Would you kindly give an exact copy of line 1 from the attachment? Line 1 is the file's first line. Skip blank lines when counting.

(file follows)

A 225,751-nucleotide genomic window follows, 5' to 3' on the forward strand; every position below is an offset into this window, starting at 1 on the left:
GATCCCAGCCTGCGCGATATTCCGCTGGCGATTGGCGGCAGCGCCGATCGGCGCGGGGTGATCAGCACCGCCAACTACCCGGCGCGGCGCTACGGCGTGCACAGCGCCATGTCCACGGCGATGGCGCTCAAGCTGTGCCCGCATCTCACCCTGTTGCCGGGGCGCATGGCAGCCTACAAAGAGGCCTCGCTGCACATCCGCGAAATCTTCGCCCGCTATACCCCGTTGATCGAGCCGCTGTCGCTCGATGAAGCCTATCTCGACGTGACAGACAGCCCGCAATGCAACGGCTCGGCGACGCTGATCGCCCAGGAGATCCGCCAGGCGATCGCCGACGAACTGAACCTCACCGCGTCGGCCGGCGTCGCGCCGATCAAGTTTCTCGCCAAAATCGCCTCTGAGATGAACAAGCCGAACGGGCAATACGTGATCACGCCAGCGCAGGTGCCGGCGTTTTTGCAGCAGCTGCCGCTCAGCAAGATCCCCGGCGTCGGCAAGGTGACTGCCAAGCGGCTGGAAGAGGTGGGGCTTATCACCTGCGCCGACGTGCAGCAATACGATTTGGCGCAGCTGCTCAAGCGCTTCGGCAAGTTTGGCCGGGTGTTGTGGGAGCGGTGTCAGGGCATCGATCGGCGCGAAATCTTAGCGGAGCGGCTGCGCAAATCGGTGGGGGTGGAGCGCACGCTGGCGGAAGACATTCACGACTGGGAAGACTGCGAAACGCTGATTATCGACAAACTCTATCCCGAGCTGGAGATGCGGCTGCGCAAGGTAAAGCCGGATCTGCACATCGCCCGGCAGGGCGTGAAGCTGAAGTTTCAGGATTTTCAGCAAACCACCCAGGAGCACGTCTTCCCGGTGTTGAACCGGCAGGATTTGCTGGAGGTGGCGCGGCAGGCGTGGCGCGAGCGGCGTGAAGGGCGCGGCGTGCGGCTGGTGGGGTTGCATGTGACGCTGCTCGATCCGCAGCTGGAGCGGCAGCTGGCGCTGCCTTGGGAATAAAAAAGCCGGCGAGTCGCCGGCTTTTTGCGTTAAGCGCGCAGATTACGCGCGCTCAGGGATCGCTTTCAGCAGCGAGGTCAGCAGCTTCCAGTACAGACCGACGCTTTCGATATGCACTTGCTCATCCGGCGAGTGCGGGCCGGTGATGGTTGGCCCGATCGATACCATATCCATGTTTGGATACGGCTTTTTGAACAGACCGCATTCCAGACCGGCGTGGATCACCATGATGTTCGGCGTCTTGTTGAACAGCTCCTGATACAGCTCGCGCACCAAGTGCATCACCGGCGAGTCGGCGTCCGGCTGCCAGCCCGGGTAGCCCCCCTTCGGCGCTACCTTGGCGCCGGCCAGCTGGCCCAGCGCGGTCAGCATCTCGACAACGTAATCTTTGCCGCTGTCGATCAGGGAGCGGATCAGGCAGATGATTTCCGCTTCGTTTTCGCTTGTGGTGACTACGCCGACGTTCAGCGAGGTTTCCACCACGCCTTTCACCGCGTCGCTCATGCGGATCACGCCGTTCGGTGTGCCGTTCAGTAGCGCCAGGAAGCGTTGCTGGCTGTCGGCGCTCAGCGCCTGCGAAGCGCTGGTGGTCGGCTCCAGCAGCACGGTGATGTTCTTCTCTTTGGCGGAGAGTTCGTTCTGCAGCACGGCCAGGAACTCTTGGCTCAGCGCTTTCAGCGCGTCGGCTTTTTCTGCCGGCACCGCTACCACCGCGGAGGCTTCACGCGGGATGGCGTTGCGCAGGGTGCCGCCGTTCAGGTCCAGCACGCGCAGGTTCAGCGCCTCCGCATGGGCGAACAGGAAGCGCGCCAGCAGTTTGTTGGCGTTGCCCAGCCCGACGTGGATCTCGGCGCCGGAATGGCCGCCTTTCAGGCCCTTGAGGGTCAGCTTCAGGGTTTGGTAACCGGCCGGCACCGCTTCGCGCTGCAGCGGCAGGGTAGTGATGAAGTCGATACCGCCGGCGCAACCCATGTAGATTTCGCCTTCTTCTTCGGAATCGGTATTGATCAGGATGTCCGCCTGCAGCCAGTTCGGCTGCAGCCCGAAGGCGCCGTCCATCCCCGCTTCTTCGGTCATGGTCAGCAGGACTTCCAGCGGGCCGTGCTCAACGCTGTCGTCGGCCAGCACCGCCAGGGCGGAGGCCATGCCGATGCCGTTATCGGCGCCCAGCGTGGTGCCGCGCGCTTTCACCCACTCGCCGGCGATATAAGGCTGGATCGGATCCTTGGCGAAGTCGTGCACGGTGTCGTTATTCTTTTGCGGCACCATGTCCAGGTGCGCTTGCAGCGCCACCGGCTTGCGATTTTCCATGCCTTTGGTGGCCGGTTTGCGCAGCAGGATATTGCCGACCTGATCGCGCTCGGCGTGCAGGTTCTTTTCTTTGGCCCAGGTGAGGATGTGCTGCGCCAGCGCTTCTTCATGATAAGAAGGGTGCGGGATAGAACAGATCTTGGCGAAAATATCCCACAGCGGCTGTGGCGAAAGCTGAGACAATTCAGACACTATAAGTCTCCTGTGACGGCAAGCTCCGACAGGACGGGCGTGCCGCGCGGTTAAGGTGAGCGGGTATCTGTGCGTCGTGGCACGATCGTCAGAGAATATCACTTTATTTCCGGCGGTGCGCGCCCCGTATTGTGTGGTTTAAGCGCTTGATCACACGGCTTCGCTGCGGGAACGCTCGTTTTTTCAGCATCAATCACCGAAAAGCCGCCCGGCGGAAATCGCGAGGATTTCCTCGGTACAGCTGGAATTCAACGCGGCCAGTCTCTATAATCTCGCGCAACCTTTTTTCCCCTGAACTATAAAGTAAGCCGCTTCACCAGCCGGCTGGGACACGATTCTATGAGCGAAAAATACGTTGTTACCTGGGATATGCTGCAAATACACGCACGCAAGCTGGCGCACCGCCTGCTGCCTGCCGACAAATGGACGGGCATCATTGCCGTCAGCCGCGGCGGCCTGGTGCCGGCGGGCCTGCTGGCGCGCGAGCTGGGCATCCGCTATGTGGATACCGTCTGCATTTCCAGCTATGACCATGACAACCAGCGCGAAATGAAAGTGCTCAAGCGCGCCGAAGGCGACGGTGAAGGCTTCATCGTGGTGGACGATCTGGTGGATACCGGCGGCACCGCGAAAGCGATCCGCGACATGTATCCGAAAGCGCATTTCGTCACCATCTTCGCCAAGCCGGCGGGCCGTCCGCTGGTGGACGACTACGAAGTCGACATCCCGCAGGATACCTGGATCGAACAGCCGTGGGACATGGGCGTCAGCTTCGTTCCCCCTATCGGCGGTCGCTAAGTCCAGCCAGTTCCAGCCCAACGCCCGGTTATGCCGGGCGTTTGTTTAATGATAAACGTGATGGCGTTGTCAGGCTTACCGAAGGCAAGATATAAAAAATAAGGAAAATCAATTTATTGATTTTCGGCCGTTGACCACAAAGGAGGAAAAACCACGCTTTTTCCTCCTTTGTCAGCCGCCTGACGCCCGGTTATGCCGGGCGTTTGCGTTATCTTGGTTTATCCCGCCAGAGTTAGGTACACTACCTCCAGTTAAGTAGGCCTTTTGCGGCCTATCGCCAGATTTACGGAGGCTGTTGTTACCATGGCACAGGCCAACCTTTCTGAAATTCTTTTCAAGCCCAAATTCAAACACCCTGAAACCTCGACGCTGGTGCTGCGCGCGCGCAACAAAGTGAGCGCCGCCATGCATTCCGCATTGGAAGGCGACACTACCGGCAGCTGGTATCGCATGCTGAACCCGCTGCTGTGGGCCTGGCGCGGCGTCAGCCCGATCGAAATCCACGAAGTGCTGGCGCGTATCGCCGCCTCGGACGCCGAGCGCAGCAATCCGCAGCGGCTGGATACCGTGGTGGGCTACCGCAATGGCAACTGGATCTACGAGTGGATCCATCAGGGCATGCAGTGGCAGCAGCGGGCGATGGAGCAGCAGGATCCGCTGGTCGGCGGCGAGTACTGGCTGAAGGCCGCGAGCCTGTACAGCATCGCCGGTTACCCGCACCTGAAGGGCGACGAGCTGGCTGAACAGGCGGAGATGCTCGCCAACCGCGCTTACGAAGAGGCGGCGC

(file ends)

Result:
A 225,751-nucleotide genomic window follows, 5' to 3' on the forward strand; every position below is an offset into this window, starting at 1 on the left: